Deck Hunter (Early Access Review)

Source: Cashmoneys
Price: £11.39
Where To Get It: Steam

The feel, the flow of progression is an awkward line to balance. Give nice things too much, and you devalue them. Punish the player too much, or give nice things not enough, and it feels… Well, not worth the time. This is the line Deck Hunter… Isn’t currently treading very well. And it’s a shame, because there’s a couple of decent ideas in there. It’s just there’s also a rather silly amount of grind, and the requirement for good play… Or no play. Well, no win, anyway.

Disclaimer: Cards must be low level, and this reduces the size of your deck. Terms and conditions may apply.

The general idea is one we’ve seen a fair amount before (heck, even this month): You, an adventurer, use cards as attacks, fighting monsters, defeating bosses, going through areas marked as combats, treasures, spin-to-win, and rest sites. Where it gets a little interesting is that cards upgrade through use, and can also be mixed with Alchemy cards to create new, different cards. Crafting items, two card combos…

It’s such a shame then, that, outside of the combos (a mixed blessing, as we’ll discuss), I haven’t been able to see much of it in hours of play. What I’ve seen… Is the first area, again… And again… And again. And, funnily enough, that palls pretty quickly. So… Let’s talk about the why, as I see it.

Thanks to that Corrosion effect, I am, essentially, just going to take damage. The question was “How much?”

A basic combat is, on its face, pretty simple: You have a five card hand, which, at first, consists of strikes (5 damage, 1 energy), defenses (5 damage blocked, 1 energy), and some other cards like a healing potion (usable once per combat, 1 energy… 3 hp recovered.) You have three energy per turn. Okay. So far, so simple. There are even three combos associated with this. And one of them… Is annoying. Strike, then Defend, as opposed to Defend, then Strike. See, the latter gives you another Defend card (can be useful, if you have energy to spend, and, say, had no other Defend cards.) The former, on the other hand, drains one energy, gives you… 2 defence, and… Well, it’s not worth the hassle.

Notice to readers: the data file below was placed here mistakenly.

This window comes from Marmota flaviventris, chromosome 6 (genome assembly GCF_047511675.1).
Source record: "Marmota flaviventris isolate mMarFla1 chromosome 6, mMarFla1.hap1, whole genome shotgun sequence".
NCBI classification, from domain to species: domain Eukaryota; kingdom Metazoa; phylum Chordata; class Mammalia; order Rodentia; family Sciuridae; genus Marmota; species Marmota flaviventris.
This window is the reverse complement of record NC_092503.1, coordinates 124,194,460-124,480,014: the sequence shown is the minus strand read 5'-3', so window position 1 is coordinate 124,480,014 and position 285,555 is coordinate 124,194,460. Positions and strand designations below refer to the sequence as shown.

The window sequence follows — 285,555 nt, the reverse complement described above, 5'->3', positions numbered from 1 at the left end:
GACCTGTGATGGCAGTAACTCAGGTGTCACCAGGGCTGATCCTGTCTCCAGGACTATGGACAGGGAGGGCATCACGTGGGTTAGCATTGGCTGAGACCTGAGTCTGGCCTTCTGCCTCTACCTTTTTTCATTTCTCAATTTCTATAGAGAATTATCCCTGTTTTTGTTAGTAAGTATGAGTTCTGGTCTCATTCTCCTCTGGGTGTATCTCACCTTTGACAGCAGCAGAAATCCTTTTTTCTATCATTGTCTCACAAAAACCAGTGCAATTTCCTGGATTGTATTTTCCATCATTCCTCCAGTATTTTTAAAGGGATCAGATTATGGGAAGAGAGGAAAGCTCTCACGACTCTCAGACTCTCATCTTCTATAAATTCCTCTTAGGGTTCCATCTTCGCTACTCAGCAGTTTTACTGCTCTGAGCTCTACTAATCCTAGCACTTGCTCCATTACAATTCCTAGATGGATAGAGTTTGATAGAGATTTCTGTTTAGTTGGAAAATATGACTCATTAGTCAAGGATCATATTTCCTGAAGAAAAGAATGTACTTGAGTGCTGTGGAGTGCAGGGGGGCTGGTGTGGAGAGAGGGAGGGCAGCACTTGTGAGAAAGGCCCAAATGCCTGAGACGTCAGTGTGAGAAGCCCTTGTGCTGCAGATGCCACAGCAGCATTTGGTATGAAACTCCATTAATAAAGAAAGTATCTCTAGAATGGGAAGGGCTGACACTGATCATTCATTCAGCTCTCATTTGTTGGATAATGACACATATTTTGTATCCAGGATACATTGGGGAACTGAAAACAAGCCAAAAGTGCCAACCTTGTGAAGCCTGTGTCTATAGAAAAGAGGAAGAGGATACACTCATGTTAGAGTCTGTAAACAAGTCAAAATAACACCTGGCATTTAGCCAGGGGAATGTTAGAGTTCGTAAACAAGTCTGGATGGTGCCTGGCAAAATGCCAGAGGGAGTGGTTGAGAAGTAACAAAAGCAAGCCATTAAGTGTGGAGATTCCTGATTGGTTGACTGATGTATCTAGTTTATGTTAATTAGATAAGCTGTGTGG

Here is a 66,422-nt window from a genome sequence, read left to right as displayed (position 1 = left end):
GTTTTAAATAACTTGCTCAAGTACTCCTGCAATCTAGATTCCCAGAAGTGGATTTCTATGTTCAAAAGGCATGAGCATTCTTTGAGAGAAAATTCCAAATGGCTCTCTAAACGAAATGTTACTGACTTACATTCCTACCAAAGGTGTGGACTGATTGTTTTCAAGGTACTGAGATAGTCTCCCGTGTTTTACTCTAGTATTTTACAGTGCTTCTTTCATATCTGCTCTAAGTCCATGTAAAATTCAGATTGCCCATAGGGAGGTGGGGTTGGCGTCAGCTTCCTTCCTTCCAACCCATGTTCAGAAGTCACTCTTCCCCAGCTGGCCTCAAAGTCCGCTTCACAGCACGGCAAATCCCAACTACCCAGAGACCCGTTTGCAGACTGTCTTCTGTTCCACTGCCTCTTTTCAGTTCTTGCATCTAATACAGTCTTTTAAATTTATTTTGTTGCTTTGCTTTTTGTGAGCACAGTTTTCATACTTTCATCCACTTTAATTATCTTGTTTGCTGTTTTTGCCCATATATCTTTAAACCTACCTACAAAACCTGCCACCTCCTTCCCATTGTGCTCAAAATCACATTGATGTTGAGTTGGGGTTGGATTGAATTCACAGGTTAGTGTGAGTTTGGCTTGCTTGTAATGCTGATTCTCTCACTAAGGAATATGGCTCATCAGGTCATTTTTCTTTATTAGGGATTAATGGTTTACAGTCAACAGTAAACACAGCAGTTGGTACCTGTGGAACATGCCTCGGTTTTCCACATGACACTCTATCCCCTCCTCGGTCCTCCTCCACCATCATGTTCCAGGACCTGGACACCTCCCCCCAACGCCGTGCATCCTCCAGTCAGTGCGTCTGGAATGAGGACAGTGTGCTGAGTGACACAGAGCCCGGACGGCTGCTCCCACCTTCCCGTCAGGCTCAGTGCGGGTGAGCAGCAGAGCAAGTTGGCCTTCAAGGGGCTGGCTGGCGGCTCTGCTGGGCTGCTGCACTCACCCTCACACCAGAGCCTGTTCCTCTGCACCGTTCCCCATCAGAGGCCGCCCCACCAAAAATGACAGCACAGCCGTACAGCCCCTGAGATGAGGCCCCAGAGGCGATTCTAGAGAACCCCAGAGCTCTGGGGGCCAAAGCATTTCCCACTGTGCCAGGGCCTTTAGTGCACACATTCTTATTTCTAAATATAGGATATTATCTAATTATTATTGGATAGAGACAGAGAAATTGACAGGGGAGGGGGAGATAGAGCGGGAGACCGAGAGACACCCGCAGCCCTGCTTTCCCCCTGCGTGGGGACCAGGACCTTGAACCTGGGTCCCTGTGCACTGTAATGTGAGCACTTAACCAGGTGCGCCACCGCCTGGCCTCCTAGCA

Okay, now let’s look at our enemies and… Huh. 27 HP and 17 HP, with… 11 attack and 7 attack. And here, friends, is where we start to see problems.You can, if you have 3 Defend cards, defend against this, due to the Defend+Defend combo. 5+5(+3)+5. Cool. If you want to deal no damage. Similarly, if you have three Strikes, you can kill the one with less HP. 5+5(+5)+5. Cool. But you will take damage. The question is: Who’s got the 11 damage attack? And, more to the point, without either of these options, the math is not in your favour. Rarely does any enemy have less than 15 HP (or a Two Strike combo’s worth.) There is no defence against status attacks (such as the shroom’s Corrosion/Piro attacks), some of which do damage regardless of your armour. Sooo… On the Micro level, it’s actually pretty damn hard to avoid taking damage somewhere. Unless you play well, right out of the gate. Even if you do, certain enemy combinations are, essentially, a big middle finger to your desire to keep your HP up. Oh, hey, it’s a mushroom and a thief! A thief who has 34 HP, and the Unloader special skill (reduces your energy to 1 next turn.) Plans? The hell are those, you got none!

My best shot at the boss, in which several cards upgraded during the fight. Not that it helped.

Enemies, in general, seem to scale faster than you do.

Now we add in that, to upgrade a card, it has to be used a certain number of times. And those upgrades… Well, gee, my Defence got upgraded to… A slightly better Defence. As in, 1 point. And it can’t be used in Defence combos anymore, only Improved Defence combos. Thiiiis might not be the best plan unless I have several upgrades in a row real soon. (Narrator: It wasn’t. He did. It didn’t matter.)

And then you get to the first boss. Gee, I sure hope you have a plan which involves 40+ damage and some unblockable damage, 104 HP, and two adds that like to add corrosion, and, more importantly, boodles of defence to the boss!

Overall, right now, Deck Hunter feels more like a losing battle of attrition than a game of skill and tactics. It looks alright, but playing through that first area, with that first area music, and those first area enemies, time and time again, has palled me on it, and I just want to move on.

The Mad Welshman sighs. The Balance has been disturbed…

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